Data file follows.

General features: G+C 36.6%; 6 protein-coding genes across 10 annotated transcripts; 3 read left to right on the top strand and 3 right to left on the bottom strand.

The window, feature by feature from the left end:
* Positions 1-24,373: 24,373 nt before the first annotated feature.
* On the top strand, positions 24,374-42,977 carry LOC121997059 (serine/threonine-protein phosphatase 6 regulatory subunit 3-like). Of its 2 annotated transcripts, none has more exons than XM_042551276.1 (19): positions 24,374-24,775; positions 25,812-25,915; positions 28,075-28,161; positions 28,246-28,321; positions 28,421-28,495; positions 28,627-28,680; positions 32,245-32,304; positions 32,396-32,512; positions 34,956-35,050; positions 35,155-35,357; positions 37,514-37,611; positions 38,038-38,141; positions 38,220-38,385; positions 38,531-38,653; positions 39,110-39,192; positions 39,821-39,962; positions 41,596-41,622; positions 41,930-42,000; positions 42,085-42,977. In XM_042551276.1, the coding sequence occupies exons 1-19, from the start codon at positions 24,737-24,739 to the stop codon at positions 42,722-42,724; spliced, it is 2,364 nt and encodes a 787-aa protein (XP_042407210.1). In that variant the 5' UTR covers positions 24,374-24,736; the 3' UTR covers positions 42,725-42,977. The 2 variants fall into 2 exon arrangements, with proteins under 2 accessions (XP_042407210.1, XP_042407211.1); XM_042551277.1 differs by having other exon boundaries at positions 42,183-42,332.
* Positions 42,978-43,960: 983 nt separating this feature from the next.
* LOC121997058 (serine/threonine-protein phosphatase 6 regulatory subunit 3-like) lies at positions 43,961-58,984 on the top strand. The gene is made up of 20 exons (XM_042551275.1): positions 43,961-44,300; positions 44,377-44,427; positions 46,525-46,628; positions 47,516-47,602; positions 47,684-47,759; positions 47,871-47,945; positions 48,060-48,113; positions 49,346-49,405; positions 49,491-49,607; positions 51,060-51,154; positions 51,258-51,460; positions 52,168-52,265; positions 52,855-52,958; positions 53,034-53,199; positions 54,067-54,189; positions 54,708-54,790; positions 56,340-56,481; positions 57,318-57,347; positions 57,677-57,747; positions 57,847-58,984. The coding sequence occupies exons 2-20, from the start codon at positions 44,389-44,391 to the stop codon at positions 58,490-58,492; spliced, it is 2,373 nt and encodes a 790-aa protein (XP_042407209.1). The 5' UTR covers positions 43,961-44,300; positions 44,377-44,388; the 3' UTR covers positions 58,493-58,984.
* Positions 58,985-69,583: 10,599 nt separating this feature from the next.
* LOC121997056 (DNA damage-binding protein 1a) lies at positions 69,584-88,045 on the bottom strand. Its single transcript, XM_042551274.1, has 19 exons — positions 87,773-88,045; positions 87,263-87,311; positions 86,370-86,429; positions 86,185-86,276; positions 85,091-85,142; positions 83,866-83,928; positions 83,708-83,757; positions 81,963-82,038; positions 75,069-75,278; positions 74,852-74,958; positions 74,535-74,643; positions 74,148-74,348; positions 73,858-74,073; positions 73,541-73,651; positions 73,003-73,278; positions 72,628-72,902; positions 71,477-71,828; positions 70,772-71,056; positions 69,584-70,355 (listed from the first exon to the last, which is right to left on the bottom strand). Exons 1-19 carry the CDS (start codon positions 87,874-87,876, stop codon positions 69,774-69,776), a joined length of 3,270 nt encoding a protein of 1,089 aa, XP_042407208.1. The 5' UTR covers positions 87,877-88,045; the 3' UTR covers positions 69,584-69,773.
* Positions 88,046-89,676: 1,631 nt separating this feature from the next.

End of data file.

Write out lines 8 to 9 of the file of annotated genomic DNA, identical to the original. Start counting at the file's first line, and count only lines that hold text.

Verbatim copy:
* LOC121997056 (DNA damage-binding protein 1a) lies at positions 69,584-88,045 on the bottom strand. Its single transcript, XM_042551274.1, has 19 exons — positions 87,773-88,045; positions 87,263-87,311; positions 86,370-86,429; positions 86,185-86,276; positions 85,091-85,142; positions 83,866-83,928; positions 83,708-83,757; positions 81,963-82,038; positions 75,069-75,278; positions 74,852-74,958; positions 74,535-74,643; positions 74,148-74,348; positions 73,858-74,073; positions 73,541-73,651; positions 73,003-73,278; positions 72,628-72,902; positions 71,477-71,828; positions 70,772-71,056; positions 69,584-70,355 (listed from the first exon to the last, which is right to left on the bottom strand). Exons 1-19 carry the CDS (start codon positions 87,874-87,876, stop codon positions 69,774-69,776), a joined length of 3,270 nt encoding a protein of 1,089 aa, XP_042407208.1. The 5' UTR covers positions 87,877-88,045; the 3' UTR covers positions 69,584-69,773.
* Positions 88,046-89,676: 1,631 nt separating this feature from the next.